Human Rights and the New Zealand Government's Treaty Obligations
4 Yearbook, New Zealand Association for Comparative Law 57, 1998
19 Pages Posted: 12 Dec 2012 Last revised: 22 Feb 2015
Date Written: 1998
New Zealand law on a wide range of issues must take into account and is often bound by the relevant international norm or obligation. The number of new treaties which appear on the scene with increasing regularity is extraordinarily high. Of central importance are issues such as the effects of globalisation on state sovereignty and democracy. Apart from the increase in sheer quantity of international instruments that bear upon the conduct of states, three features of international law since the Second World War stand out. The first is the enormous range of treaties concerning the environment. The second is the development of international human rights law. The third is the burgeoning quantity of international trade law. This paper discusses the development of international human rights law. It considers the relationship between international law and municipal law and the increasing acceptance of the two becoming intertwined as a monist legal system.
Human rights became legally recognised at international law following international revulsion regarding World War Two atrocities. International law has now gradually provided a framework for the delivery of human rights to individuals as well as sometimes to peoples. The paper covers the background of this evolving framework of human rights law from the Charter of the United Nations onwards. It discusses the philosophy behind the understanding of universal human rights and the idea that the content of the international norm cannot vary – the International Bill of Rights reflects minimum standards that recognise the humanity of all individuals.
The paper turns to consider New Zealand’s response to international human rights. It recognises that New Zealand has always been an enthusiastic supporter of human rights and the development of careful treaties defining them. With that said, the Human Rights Committee has noted that it is expressly possible to enact legislation contrary to the Bill of Rights Act provisions and that this appears to have been done in some cases. New Zealand has been enthusiastic to embrace internationally promulgated norms on human rights but not so anxious to monitor its own domestic laws and practices to see that they were fully in compliance with those international obligations. The New Zealand legislature has not been meticulous about protecting basic rights. Neither have the administrative and judicial authorities been zealous in ensuring that the exercise of state power remains within the norms.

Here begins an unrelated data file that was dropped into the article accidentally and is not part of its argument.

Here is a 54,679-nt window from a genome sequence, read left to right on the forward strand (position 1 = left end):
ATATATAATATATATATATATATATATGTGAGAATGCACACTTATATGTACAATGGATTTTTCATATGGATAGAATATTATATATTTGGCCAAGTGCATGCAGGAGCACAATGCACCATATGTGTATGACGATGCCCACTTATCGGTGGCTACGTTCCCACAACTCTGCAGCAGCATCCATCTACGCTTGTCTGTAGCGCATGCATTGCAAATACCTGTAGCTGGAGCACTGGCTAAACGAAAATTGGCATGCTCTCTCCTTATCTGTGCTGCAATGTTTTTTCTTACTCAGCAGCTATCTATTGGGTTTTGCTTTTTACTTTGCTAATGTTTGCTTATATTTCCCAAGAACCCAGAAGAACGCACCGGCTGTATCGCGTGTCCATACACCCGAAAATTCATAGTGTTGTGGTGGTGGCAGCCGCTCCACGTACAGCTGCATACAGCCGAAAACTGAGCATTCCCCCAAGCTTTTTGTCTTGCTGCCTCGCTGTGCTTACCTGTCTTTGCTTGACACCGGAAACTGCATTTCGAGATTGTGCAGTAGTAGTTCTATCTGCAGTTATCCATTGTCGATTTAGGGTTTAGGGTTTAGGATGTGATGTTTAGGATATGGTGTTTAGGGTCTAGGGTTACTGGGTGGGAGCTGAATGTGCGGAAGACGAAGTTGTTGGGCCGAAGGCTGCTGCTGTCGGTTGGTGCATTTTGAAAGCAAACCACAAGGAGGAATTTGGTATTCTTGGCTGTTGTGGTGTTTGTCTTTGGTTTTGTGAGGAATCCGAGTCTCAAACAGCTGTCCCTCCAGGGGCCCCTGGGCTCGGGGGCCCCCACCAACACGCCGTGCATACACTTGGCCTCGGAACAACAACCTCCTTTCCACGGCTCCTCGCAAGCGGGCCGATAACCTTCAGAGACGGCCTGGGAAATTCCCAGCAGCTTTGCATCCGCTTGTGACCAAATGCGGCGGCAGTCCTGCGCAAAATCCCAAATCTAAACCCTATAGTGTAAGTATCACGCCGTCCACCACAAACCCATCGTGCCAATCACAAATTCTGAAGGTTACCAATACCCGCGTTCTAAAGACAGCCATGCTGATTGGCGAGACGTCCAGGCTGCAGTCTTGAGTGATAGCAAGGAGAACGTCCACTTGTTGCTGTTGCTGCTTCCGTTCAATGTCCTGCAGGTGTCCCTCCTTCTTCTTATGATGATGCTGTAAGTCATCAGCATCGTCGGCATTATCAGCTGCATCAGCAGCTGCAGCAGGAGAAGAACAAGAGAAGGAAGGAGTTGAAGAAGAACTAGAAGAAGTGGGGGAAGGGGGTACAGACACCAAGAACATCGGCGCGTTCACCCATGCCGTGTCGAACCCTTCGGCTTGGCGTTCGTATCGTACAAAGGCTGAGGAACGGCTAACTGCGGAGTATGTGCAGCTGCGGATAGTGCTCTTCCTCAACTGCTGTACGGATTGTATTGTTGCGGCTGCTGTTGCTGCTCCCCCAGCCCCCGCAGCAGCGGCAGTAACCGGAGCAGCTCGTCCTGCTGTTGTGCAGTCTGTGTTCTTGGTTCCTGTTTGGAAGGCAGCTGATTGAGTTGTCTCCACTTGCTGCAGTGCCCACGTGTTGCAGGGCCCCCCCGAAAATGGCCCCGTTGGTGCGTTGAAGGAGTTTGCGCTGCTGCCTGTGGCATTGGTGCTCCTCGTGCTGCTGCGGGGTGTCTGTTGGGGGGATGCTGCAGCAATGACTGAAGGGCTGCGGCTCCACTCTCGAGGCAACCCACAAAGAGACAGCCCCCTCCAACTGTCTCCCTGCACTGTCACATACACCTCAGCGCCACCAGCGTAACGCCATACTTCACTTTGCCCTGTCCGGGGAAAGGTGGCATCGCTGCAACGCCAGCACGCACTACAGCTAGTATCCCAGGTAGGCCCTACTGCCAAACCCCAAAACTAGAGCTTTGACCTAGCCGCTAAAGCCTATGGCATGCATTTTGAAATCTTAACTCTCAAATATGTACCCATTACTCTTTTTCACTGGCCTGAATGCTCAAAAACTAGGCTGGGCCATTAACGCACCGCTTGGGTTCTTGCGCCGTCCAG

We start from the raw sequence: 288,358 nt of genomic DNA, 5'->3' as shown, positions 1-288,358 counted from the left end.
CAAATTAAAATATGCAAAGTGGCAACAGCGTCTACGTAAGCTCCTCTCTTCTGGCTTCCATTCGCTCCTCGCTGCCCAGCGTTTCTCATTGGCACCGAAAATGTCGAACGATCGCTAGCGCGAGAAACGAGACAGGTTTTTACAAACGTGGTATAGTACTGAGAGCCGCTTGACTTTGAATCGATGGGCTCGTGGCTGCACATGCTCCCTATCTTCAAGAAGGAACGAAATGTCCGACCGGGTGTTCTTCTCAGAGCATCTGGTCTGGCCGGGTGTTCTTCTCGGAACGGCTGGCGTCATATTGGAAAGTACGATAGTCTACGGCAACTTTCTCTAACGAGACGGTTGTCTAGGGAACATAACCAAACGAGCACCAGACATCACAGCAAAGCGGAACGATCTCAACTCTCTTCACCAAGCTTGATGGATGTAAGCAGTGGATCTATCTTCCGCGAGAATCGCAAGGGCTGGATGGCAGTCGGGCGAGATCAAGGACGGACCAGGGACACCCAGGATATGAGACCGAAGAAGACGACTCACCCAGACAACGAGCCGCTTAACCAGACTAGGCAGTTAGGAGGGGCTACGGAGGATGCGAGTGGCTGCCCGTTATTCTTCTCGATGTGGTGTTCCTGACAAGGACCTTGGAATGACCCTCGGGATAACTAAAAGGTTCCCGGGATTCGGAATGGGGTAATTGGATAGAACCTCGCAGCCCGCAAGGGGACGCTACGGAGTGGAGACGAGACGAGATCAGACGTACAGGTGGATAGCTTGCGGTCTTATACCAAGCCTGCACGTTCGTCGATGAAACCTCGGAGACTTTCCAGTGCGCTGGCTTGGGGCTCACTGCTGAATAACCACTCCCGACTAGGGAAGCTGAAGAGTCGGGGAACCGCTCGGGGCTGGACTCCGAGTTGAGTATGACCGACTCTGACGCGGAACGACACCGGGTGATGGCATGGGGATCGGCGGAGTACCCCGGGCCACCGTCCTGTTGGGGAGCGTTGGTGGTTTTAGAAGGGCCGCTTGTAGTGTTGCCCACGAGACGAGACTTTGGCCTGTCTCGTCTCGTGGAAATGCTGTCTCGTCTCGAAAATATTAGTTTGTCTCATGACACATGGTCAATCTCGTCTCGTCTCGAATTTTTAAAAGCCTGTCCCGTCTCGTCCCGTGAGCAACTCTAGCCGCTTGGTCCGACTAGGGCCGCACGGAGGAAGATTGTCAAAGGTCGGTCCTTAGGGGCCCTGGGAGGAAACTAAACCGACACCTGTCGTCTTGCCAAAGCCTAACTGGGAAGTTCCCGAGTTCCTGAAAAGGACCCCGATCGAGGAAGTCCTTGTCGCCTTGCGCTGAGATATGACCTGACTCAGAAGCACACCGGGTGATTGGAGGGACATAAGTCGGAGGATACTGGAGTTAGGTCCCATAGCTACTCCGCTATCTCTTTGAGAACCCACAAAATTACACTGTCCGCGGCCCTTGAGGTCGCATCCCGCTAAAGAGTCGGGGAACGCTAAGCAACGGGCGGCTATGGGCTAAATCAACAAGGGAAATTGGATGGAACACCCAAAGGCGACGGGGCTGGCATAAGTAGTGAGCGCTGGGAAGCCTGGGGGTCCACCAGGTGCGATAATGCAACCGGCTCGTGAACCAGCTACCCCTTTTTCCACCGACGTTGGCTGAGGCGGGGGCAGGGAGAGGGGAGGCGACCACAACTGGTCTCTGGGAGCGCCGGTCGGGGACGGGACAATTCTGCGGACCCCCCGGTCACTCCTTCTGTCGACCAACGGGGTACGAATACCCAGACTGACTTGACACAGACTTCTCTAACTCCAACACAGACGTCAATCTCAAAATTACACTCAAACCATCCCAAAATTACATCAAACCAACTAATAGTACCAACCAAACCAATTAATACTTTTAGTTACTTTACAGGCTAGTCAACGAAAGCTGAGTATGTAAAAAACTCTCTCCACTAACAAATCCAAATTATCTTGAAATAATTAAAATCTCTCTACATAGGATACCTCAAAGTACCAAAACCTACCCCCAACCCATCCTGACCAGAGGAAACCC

The decision by the Government to terminate the Consistency 2000 project, and repeal provisions in the Human Rights Act intended to give primacy to human rights prohibitions, is susceptible of serious criticism. It significantly reduces New Zealand’s commitment to the honouring of its human rights obligations and is likely to attract the attention of the Human Rights Committee. A full systematic and comprehensive study of the problems of New Zealand law and practice would have been greatly to our advantage so that New Zealand had a full inventory of exactly what its problems were in respect of the grounds of prohibited discrimination. This would have been an invaluable resource in reshaping statutes over time. The issues will remain for New Zealand if domestic law does not comply with international obligations. It will make it harder to argue that we are, as a country, as steadfast in pursuit of human rights principles as we represent ourselves to be at an international level. In the pragmatism that dominates New Zealand government, it is easy to lose sight of principle.
Keywords: human rights, New Zealand Human Rights Act, international human rights law, United Nations Charter
JEL Classification: K19, K33, K39
Suggested Citation: Suggested Citation